The Story Behind Will Bynum’s Fake Shammgod And The Mutual Respect Between Him And Mike Taylor
By BIG3 March 25, 2020
The back story between two fierce competitors and one of the most memorable games of the season.
Mike Taylor is one of the rising stars in the BIG3. From his “GHOOOOSTTT” chants to his intensity and passion on both sides of the ball, he brings an energy to his team and the league. Most known for being the first D-League (now, G-League) player to be drafted into the NBA, Taylor has been a spark plug for the Ghost Ballers.
“I wasn’t considered the best player in my state,” Taylor said in regards to his early career. “I was one of the smallest players early-on and in third grade, I remember the coach not picking me to play because of my size. It always stuck with me. I’ve had a chip on my shoulder ever since.”
He doesn’t possess one signature move but a handful of exhausting and exhilarating plays. From cranking through screens, flashing through traffic, finding open teammates, diving to the ground for loose balls and nitpicking at an opponent, he’s not always present in the box score. But visually, you can’t take your eyes off of him because he’s involved in everything Ghost Ballers do.
“His energy, athleticism and motor is off the charts,” Reggie Theus, Bivouac’s coach who also coached Taylor in the D-League said.
However, when you’re tasked with being that player in a three-on-three setting, you’ll likely have moments that stick out – both good and bad.
In week 2 of the 2019 season, it was just that. Bivouac and Chicago’s own Will Bynum were facing up against Taylor and the Ghost Ballers. An intense battle featuring an individual crosstown rivalry that goes back for Taylor and Bynum. Taylor from Milwaukee, Bynum from Chicago.
“When I was playing in junior college a lot of my teammates from Chicago used to talk about the legend of Will Bynum,” Taylor told us. “I always respected what he did and compared myself to him because of his ability to succeed at his size. Being across town from him, I always heard stories and saw his games. One of the best out of Chicago. A legend for sure.”
The game between Bynum and Taylor’s teams didn’t disappoint. A back-and-forth affair between two evenly matched teams, it was all BIG3 fans could ask for. At 36-35, Bivouac and Bynum were up and at the top of the key was Bynum being guarded by Taylor. Then, Bynum dribbled a few times into what would be dubbed many different names.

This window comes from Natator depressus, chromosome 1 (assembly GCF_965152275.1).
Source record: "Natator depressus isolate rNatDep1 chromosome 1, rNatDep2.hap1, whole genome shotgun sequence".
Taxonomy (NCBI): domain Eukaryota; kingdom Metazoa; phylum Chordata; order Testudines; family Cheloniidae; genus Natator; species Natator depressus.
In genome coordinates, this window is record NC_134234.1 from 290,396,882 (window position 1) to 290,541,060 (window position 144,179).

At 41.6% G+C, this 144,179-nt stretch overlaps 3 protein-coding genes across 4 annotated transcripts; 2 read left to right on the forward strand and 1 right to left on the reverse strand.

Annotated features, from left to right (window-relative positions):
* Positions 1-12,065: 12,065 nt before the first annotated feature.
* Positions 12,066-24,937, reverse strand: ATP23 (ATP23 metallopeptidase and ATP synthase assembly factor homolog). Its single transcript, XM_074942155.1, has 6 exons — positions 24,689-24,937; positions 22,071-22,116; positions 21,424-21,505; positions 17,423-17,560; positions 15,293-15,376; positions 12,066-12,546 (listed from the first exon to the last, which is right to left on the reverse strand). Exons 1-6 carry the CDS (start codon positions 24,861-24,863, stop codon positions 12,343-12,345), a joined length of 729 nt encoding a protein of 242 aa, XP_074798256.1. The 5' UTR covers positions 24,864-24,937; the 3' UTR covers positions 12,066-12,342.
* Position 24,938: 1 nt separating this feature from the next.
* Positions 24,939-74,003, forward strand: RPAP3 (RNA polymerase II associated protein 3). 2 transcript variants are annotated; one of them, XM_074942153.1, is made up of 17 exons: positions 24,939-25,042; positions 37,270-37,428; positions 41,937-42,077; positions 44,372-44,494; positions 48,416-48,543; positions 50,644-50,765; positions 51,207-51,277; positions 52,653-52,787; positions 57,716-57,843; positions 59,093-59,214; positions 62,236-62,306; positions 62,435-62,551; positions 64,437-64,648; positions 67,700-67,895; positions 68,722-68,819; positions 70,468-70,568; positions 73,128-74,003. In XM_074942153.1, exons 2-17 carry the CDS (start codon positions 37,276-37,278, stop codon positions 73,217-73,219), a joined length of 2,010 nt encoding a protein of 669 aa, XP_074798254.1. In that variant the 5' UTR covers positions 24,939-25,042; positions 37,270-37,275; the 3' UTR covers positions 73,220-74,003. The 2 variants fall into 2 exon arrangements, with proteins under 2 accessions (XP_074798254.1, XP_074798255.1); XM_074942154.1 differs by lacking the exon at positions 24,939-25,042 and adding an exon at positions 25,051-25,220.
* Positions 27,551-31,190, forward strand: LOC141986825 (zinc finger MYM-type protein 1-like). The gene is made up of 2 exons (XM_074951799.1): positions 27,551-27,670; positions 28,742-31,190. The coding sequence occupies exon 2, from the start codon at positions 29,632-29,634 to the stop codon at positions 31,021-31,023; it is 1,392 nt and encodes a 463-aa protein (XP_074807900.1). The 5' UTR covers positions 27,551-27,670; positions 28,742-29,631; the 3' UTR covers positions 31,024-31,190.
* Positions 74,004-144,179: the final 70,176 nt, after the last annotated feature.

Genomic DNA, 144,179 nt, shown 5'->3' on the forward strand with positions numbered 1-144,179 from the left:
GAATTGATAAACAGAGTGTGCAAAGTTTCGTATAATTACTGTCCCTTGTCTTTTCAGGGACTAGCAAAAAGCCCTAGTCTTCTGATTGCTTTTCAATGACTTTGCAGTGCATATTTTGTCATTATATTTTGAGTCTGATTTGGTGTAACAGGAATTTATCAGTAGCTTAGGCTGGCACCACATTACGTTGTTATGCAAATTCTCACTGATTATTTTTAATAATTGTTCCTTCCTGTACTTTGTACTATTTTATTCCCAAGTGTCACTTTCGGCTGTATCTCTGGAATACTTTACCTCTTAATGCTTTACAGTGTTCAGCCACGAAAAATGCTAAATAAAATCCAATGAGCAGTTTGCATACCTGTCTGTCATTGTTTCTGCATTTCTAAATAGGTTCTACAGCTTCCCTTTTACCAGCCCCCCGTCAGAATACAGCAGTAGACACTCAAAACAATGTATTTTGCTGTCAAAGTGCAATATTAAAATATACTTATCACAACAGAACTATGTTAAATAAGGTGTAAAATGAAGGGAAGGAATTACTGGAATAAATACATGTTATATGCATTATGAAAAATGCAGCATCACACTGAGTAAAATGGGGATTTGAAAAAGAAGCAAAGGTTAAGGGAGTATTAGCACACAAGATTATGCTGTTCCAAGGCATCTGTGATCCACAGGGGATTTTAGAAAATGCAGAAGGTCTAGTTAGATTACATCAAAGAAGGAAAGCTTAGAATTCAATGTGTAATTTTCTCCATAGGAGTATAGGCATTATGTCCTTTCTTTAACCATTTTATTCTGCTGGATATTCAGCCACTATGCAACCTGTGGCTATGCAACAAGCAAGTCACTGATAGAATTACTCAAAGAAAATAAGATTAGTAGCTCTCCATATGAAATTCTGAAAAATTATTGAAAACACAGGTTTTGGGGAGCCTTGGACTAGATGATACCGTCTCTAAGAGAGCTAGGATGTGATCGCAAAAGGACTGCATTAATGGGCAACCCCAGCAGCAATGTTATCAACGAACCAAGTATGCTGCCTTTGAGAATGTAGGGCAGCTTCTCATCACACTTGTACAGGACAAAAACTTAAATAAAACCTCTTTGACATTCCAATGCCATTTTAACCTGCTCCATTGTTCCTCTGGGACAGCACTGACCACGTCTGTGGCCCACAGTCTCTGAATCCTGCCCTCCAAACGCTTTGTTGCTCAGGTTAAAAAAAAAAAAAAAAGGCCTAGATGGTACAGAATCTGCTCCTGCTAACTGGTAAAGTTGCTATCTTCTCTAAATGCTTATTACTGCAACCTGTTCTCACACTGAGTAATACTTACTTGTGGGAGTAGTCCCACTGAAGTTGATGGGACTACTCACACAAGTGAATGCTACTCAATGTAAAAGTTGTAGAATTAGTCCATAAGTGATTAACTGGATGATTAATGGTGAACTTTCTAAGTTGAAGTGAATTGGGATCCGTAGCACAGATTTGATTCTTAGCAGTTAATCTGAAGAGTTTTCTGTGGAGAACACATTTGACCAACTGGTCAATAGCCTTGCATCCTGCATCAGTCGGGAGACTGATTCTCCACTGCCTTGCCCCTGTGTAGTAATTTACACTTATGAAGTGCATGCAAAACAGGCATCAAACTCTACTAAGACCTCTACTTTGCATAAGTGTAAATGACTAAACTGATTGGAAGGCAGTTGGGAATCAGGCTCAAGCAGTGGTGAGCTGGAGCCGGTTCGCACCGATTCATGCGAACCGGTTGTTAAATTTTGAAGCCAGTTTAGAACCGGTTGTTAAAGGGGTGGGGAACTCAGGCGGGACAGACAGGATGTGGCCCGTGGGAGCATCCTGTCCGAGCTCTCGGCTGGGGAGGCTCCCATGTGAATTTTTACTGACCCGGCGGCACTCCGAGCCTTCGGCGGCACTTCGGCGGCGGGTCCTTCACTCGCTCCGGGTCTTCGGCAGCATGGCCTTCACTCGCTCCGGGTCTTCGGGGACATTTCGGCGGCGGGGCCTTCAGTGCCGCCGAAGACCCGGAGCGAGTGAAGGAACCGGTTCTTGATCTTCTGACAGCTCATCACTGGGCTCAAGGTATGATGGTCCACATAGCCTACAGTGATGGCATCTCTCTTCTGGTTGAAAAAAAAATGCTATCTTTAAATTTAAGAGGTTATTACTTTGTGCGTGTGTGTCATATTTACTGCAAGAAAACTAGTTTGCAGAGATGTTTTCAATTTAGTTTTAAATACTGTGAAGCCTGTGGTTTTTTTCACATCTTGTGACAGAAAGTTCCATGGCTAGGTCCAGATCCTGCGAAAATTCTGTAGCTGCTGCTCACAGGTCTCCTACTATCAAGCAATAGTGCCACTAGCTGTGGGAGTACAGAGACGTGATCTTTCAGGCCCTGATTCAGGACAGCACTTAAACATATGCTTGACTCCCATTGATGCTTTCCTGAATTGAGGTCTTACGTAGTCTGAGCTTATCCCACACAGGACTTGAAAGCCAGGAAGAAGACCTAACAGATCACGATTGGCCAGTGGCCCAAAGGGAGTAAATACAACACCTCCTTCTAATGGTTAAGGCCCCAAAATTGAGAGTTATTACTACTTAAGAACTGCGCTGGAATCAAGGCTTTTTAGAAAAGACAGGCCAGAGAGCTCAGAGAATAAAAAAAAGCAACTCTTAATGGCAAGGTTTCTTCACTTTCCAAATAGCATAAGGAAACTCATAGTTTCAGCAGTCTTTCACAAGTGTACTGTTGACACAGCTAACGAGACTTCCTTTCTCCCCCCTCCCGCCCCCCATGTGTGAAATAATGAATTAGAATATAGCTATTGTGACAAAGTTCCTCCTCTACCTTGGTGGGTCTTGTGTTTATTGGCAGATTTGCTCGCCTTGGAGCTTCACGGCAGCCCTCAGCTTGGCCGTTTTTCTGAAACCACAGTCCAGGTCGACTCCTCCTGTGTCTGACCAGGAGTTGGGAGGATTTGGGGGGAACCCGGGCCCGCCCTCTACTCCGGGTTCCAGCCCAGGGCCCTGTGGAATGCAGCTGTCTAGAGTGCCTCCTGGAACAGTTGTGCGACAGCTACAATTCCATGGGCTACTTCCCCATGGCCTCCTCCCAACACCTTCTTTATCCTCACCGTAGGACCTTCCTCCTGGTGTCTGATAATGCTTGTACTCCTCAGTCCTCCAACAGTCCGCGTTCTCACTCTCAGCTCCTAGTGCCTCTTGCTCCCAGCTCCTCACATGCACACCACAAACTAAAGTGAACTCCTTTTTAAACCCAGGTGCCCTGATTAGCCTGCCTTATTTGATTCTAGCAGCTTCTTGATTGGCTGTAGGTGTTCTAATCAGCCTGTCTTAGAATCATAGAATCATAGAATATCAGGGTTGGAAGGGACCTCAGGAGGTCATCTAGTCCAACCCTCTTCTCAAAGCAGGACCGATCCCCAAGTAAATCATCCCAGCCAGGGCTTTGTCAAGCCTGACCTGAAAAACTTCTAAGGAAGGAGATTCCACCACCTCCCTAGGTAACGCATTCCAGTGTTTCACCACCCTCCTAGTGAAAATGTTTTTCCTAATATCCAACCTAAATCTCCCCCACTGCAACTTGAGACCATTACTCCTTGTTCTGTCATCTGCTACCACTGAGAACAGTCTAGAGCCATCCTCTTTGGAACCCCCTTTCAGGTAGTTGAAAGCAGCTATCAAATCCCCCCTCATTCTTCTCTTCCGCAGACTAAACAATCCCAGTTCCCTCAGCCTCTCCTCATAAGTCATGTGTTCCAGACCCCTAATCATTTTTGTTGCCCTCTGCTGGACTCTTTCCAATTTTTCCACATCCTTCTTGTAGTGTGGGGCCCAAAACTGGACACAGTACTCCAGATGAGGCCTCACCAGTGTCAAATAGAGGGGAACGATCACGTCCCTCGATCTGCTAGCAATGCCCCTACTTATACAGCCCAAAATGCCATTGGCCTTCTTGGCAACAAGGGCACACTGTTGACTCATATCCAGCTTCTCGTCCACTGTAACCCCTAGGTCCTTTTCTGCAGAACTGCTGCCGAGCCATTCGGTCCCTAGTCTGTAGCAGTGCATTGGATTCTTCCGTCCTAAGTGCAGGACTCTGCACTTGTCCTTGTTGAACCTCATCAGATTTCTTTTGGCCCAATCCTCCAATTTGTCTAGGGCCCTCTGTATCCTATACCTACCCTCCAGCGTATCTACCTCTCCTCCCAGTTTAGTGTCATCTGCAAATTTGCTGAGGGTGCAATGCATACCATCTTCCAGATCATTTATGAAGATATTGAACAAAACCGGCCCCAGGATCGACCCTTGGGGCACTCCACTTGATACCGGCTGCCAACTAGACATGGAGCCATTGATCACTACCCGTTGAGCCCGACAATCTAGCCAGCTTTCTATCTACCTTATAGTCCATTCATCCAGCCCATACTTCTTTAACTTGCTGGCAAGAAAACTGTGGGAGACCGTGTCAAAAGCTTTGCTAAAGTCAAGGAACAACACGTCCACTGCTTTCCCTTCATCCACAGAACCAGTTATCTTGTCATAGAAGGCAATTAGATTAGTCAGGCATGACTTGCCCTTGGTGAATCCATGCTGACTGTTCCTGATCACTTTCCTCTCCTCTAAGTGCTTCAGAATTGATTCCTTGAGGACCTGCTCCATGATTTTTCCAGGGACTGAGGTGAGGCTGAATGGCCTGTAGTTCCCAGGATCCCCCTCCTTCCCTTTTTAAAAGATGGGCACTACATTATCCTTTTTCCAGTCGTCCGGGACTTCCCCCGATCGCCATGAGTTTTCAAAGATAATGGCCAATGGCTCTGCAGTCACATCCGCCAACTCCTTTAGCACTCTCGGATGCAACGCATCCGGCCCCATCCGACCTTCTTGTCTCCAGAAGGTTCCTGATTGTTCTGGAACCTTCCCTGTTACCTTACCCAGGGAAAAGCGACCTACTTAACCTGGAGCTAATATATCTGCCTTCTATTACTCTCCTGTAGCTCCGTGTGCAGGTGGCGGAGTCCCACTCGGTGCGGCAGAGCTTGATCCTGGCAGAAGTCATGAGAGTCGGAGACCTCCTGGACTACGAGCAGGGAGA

“I’ve done it for years,” Bynum told us on the move. “China is where I originally brought it out in a preseason game and I always drilled it and used it as a counter when people would bite for the Shammgod. I knew Taylor was aggressive on defense and would think I was gonna snatch it back like the Shammgod but I used one of my many counters I work on off the Shammgod setup.”
Whatever it was, it was one of the signature moments in a BIG3 game. As Reggie Theus said “yo-yo and go.” Later labeled a fake Shammgod, the move even stunned his defender Taylor.
“When he hit me with that move, I’d never seen nothing like it before.” Mike Taylor
Taylor came right back at Bynum on the next play and couldn’t make much out of it.
“Bynum broke him, shook him and to his credit, Taylor’s effort and mentality never changed.”
But, as the game continued, you could see Bivouac start to lose their offensive rhythm. Taylor, who’d been hit with one of the moves of the century, didn’t shelter, didn’t stop and didn’t quit. He came at Bivouac with tenacious, chippy, aggravating defense and sparked Ghost Ballers offensive game plan.
“Defensively, he just never quit and gave maximum effort,” Bynum said. “They used that energy to get the win, but this year things will be much different.”
Bivouac, who return coach Reggie Theus, Josh Smith and Bynum along with adding Marreese Speights will certainly be a changed team. But the battles between Bynum and Taylor are always with mutual respect and love.
“Respect is earned not given,” Bynum told us. “When you look at Mike Taylor’s past, upbringing and what he had to overcome to be the man he is today, that’s something that he earned. On the court, his never die mentality is what makes him who he is. So when you say what kind of respect I give him, it comes in many forms.”
Coach Theus credits his team for not letting this loss define their season. In the second game of the season, with a new expansion team, he knew this could go south.
“I really credit our team for stepping up in that moment after the game,” Theus told us. “We came together and it really changed our season for the good. I credit Will, Josh and our team for handling the loss and figuring out ways we could all be better.”
In terms of next season, Bynum and Theus seem to be on the same page. They know they have the talent and can challenge for the title, if they put the right pieces into place.
“We have a championship combination,” Theus said. “We just have to put it all together on the court.”